This week I am headed to an event at Carnegie Mellon University titled "Celebrating the Work of Steven Klepper." (A PDF flyer for the event is here.)
Klepper, who earned his PhD in economics from Cornell in 1975, was a member of CMU's Department of Social and Decision Sciences. He died too young, robbing of us of the chance to learn more from his insightful, often surprising way of working out problems, a personal method that came to be known as "Kleppernomics." To fulfill his quest of better understanding the dynamics of technology, business, and "innovation," he did the hard work of building fascinating databases. (One, if I recall correctly, used catalogs for lasers to track changes in industry organization over time.) Klepper was a happy model-builder, but his use of math had a graceful, parsimonious quality often lacking in today's mainstream economics.
He also had an abiding love of history and approached many of his topics in a historical, evolutionary fashion. Two of his most highly-cited pieces are "Entry, Exit, Growth, and Innovation over the Product Life Cycle" and, with Wes Cohen, "A Reprise on Size and R&D" (both behind paywalls). Klepper was deeply interested in questions of industrial dynamics, like how industries emerge and shakeout to form oligopolies, but he tied these issues to others that deeply interest me, such as production of knowledge, where new technological ideas come from, and how ideas and technologies diffuse.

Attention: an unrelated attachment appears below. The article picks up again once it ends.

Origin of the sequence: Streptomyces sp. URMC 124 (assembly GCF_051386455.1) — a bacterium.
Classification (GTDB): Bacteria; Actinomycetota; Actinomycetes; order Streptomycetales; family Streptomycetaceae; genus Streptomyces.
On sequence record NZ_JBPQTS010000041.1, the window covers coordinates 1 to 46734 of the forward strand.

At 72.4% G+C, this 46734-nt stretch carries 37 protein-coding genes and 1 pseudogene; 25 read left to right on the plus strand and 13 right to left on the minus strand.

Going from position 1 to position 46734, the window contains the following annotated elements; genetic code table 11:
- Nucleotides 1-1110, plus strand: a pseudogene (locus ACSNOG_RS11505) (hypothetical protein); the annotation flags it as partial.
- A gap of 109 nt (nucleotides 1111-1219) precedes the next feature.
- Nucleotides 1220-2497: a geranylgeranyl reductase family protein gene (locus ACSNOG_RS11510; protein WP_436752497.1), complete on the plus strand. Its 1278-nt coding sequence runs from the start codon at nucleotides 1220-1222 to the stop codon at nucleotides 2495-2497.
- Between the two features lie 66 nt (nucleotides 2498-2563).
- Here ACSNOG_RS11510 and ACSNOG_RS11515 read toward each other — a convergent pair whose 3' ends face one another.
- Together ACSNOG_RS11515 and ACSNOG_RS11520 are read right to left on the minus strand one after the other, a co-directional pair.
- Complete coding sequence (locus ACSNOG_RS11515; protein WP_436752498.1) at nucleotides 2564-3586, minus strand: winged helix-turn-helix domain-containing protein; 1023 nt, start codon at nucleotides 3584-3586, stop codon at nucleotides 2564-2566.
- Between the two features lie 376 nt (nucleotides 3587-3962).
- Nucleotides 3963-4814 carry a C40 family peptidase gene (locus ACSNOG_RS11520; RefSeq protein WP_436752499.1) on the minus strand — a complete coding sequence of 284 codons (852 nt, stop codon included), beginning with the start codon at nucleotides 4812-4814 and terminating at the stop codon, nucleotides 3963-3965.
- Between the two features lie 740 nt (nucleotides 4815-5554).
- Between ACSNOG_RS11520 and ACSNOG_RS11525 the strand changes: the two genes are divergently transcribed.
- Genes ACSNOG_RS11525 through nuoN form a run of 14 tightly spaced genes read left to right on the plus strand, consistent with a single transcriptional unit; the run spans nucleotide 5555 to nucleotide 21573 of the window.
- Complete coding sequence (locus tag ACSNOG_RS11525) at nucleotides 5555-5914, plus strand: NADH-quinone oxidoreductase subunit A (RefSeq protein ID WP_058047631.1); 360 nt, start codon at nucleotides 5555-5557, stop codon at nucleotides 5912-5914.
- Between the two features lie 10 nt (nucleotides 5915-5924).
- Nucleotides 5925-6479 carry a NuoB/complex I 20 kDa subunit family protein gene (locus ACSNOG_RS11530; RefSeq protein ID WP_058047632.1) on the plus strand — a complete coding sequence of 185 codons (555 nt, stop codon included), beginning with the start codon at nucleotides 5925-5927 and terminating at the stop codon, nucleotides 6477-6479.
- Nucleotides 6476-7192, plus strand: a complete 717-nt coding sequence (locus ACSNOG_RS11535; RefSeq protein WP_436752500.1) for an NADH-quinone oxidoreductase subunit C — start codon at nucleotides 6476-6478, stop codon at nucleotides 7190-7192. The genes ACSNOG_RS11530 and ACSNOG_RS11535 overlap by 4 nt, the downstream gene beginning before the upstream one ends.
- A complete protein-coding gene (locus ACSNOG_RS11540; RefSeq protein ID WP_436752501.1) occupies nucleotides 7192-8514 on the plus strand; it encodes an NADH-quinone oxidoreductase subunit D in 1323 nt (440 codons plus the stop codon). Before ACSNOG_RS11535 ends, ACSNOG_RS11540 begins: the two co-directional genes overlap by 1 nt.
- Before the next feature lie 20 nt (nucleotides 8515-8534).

In addition to being an incisive thinker, Klepper was a passionate mentor and program builder. He played a crucial role in developing the CCC Doctoral Conference, an important institution in the training of PhD's in strategy, technology management, innovation, etc. At CMU, he helped found the program known as SETCHANGE (which I believe originally stood for Structure, Entrepreneurship, and Technical Change). My favorite memories of Klepper are from SETCHANGE seminars. His mind and questions were always probing but in ways that aimed to support, help, and calm the individuals being questioned. And he had a wonderful sense of humor. I know that many people miss him.
I believe that a Festschrift-like special issue on Klepper's thought is coming out soon in a major journal (perhaps Industrial and Corporate Change), and there is rumor that a textbook Klepper was working on will eventually be released to introduce his thinking to the wider world.
As I have argued elsewhere, I believe that, if we can more actively bring together contemporary trends in the history of science and technology, organizational theory, and other fields with the kinds of Schumpeterian and evolutionary economics that Klepper embodied, we can take the (historical) study of technology into whole new domains.